Softwood lumber is the first material that comes to mind in light of post-hurricane reconstruction and rising prices. As the damage gets assessed in Texas and Florida, consumers may encounter another material with a higher price tag: gypsum wallboard.
In the United States, the majority of domestic and imported gypsum is used in the production of prefabricated products such as wallboard (drywall). Approximately half of the wallboard is used in residential and nonresidential repair and reconstruction. Another ten percent is used in new residential construction. Demand from these end markets is set to rise. Real residential investment will increase 7.1% quarter on quarter (q/q) during the last quarter of the year, while the real residential improvements will increase 2.5%(q/q).
Geographically, South Atlantic region (Delaware, DC, Florida, Georgia, Maryland, North Carolina, South Carolina, Virginia and West Virginia) has the highest share of wallboard consumption. It is followed by West South Central region (Arkansas, Louisiana, Oklahoma, Texas). Almost 40% of all gypsum sales take place in states that have been affected by Hurricanes Harvey and Irma, foreshadowing a higher demand from these regions due to reconstruction efforts. This is expected to put renewed pressure on prices.
Wallboard prices have been climbing even before the hurricanes. At the beginning of the year, large producers such as United States Gypsum (USG) and National Gypsum announced annual price increases ranging from 5% to 20% for 2017. In the first quarter of 2017, prices rose approximately 6% compared to the last quarter of 2016. In the second quarter of 2017, prices increased another percentage point, quarter on quarter (q/q). We expect prices to increase close to 3% (q/q) in the third quarter. The increases in the first and third quarters will result in an annual inflation of 10% for 2017. This marks a clear reversal of the slowing inflation recorded in the last two years.
Rising energy and paper prices drive higher input cost pressures, but the industry's concentrated structure is also a crucial factor to double-digit annual price increases.
Six major companies (USG, National, Georgia Pacific, CertainTeed, Eagle Materials, Continental and PABCO) dominate the wallboard industry.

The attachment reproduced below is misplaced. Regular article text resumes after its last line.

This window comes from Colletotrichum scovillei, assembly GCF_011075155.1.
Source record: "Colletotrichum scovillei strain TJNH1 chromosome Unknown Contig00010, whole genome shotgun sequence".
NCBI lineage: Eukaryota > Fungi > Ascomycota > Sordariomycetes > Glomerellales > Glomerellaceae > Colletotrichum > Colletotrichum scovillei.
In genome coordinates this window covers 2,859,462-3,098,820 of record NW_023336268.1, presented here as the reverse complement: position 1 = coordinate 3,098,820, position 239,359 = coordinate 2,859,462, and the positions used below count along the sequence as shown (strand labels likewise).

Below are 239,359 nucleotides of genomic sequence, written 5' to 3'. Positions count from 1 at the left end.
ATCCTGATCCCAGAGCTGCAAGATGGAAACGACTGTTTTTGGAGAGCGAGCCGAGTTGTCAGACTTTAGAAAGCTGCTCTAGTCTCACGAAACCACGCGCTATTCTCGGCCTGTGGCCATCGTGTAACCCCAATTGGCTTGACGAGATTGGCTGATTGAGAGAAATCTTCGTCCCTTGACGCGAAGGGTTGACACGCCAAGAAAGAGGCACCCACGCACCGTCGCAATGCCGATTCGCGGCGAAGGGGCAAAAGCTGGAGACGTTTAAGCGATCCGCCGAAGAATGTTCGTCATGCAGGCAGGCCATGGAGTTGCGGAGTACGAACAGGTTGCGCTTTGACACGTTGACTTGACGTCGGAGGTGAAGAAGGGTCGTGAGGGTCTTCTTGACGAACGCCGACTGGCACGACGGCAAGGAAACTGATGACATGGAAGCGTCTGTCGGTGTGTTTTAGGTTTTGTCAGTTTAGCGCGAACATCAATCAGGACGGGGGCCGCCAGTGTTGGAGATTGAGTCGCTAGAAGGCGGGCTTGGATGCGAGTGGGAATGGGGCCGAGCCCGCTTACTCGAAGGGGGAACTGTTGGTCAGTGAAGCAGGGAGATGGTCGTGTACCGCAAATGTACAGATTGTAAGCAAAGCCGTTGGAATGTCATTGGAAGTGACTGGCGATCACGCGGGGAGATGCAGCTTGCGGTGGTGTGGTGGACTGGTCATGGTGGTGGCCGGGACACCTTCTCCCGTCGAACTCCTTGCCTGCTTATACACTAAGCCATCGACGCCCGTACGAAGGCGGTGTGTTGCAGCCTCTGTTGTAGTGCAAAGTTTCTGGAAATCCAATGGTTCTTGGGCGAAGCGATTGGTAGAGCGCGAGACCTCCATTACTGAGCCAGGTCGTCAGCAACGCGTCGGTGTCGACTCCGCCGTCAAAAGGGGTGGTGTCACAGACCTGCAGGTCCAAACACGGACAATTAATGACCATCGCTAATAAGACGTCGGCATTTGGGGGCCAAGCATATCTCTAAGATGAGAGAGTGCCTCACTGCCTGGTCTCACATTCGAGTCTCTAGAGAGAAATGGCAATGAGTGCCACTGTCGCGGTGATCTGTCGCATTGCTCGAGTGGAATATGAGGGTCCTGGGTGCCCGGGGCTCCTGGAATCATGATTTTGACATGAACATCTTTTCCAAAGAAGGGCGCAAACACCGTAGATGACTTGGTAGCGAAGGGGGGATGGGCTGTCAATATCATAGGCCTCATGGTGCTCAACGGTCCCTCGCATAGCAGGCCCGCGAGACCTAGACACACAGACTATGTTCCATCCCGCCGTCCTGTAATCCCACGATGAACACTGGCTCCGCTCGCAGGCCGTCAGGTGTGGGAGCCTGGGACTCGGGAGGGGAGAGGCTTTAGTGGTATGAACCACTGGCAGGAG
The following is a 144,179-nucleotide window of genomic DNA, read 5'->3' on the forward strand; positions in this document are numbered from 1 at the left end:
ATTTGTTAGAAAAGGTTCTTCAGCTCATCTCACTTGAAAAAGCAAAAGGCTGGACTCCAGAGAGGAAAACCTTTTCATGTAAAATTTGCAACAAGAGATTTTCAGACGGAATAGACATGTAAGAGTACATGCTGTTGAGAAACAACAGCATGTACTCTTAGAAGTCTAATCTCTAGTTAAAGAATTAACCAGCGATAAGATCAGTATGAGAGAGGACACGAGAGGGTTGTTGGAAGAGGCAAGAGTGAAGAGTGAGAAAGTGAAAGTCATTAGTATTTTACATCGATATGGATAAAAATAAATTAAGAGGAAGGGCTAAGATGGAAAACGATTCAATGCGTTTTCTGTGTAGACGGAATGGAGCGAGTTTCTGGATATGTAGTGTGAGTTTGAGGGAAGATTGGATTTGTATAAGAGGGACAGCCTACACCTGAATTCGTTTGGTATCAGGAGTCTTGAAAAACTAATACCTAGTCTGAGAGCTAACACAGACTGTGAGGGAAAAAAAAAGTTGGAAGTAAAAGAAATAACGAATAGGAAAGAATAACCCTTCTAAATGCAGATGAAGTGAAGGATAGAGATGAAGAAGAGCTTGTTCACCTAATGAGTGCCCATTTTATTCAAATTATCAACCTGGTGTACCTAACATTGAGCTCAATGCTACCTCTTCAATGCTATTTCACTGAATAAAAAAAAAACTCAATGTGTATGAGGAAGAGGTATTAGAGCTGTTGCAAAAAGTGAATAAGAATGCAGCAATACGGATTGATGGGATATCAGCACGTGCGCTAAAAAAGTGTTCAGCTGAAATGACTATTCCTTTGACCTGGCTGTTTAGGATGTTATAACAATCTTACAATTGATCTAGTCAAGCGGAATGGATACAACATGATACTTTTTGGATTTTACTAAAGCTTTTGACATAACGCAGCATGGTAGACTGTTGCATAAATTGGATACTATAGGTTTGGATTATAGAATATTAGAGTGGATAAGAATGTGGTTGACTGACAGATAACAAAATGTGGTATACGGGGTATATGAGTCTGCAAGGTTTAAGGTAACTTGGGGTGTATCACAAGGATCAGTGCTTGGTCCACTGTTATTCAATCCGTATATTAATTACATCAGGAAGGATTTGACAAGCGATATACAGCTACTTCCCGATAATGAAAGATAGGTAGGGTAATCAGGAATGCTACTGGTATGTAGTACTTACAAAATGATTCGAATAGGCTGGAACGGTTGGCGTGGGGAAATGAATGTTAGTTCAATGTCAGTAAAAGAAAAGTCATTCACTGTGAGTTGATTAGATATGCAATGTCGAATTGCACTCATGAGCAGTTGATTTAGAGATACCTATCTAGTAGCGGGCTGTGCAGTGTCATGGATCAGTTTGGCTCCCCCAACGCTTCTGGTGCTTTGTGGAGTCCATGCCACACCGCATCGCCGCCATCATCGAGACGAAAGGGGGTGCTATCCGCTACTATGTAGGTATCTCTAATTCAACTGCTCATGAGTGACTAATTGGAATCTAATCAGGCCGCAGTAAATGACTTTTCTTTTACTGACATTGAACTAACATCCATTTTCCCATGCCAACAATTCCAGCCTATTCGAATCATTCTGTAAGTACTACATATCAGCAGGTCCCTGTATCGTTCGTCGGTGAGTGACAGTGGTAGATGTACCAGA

The largest producer of wallboard in the United States is USG, a publicly traded company that has a quarter of the market share. USG is also the largest manufacturer in Mexico and provides approximately 42% of the gypsum shipments in Canada. The company produces wallboard in 21 plants in North America and mines gypsum in 12 locations. Their capacity utilization for wallboard was 61% in 2016, lower than the estimated industry average of 75%.
The second largest producer is National Gypsum, a privately held company with 17 wallboard plant locations in United States and Canada. Their market share closely follows USG at 23%. Georgia Pacific (subsidiary of privately-held Koch industries) is the third largest producer, followed by CertainTeed (Saint Gobain) with 13%. High concentration of producers has proved it difficult for customer negotiations in recent years. Typically, producers announce an annual increase in December. While they have been successful with these large increases in several years (2012Q1- 9.6% q/q, 2013Q1- 13.4 q/q and 2014Q1 10.9% q/q), in others such as 2015 and 2016 price increases in the first quarter were lower and typically reversed in the following quarters.
Bottom line: Although the first quarter price increase for wallboard was not as high as 2012 or 2013, we expect the announcement of higher prices this September due to increased demand from hurricane re-construction. Buyers may have difficulty pushing against these increases. After an annual increase of 10%, wallboard inflation is expected to slow down once again in 2018.
Deni Koenhemsi is a senior economist with the pricing and purchasing team at IHS Markit
Posted 20 September 2017